Scene: A Play School Rehearsal, circa 1998


Presenter: (sings)
I’m a little teapot, short and stout
Here is my handle, here is my spout.
When I get all steamed up, then I shout
Tip me over, pour me out.

Me:  (at the piano)
You know, it’s odd, because it’s not the teapot that shouts.

Presenter:  What?

Me:  That’s a kettle.  A kettle gets all steamed up, the old-fashioned ones shout, and then you pour the water into the teapot.

Executive Producer:  Oh, don’t joke, don’t joke about it.  We’ve approached the writers a couple of times to make different versions of that song, and they won’t let us change a word.  Very precious.

Me:  (sings)
I’m a little kettle, short and stout
Here is my

yeah, it’s just not the same, is it?

Presenter: (looking up from TV Week)
Are you done?


Here, just to be clear, is a teapot:

And here is a kettle, the kind that shouts when it gets all steamed up.

They are not the same thing at all.  There may be some sort of hybrid teapot/kettle, which steams up, shouts, and pours out tea, but I don’t think it would work.  Tea needs to steep in water that has just been boiled.  Even with billy tea, where you use the same container for both boiling and steeping, you don’t add the leaves until after the water has boiled.  Then you swing it over your head, three times.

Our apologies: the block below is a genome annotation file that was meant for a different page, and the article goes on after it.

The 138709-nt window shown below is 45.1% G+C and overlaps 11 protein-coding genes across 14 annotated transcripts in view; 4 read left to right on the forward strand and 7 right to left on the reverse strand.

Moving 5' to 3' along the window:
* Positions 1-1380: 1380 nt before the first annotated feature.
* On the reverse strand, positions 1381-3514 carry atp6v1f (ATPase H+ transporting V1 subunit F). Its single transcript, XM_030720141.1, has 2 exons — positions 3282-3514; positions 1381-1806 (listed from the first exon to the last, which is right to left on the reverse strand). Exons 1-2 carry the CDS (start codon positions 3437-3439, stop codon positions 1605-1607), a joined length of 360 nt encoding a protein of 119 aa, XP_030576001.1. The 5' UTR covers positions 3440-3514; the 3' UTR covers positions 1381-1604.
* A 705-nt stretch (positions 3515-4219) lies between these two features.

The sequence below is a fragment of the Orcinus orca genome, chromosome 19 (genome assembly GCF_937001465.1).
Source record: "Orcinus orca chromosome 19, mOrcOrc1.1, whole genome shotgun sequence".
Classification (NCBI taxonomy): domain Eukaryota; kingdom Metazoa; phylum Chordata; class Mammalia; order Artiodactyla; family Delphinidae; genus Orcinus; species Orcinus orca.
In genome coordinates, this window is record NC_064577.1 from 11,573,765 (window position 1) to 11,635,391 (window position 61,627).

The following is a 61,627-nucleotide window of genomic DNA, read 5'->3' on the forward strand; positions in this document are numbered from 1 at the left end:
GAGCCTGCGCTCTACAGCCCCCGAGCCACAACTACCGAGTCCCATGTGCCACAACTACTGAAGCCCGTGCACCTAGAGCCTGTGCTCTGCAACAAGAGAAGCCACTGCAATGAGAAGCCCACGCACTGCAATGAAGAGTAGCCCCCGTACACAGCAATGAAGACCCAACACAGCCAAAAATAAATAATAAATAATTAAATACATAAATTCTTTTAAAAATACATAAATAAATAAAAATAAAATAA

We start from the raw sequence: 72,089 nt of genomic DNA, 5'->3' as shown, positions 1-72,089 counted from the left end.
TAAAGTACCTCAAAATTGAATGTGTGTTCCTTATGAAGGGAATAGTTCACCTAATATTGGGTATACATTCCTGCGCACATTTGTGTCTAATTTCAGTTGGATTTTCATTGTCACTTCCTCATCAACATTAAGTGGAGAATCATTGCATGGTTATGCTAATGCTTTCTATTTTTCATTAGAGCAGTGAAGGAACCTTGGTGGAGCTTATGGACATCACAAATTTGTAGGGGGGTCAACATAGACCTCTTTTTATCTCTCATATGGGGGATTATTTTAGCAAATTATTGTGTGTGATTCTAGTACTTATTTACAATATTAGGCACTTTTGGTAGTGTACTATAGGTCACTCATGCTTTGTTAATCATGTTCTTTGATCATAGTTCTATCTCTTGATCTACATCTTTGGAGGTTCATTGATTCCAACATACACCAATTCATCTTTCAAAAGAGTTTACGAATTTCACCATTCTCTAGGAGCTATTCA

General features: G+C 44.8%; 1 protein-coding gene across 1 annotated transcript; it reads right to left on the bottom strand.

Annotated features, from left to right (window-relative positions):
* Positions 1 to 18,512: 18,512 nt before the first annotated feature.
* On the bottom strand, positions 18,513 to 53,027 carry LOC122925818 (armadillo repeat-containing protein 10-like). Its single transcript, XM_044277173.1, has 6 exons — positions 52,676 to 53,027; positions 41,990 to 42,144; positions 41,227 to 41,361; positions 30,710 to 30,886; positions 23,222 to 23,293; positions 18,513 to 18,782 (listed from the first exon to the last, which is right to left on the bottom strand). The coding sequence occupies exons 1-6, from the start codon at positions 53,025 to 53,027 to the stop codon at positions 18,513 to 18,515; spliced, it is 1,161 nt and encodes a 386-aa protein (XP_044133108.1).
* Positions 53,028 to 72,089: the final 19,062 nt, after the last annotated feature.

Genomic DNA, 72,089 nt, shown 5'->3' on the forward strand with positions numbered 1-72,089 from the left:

I think my Executive Producer was referring to the publishing house in charge of the rights to The Teapot Song when she said “the writers” – a sensible use of metonymy.  Perhaps the publishers are wise to stick with the original words, because I submit that The Teapot Song is, on every measurable level, the most successful popular lyric that doesn’t make any sense.  Bigger than anything by Dylan, Procul Harum, Pink Floyd, Led Zeppelin, or anyone else who didn’t make any sense. 

Applause all round to George Harry Sanders and Clarence Kelley.


4 thoughts on “Scene: A Play School Rehearsal, circa 1998

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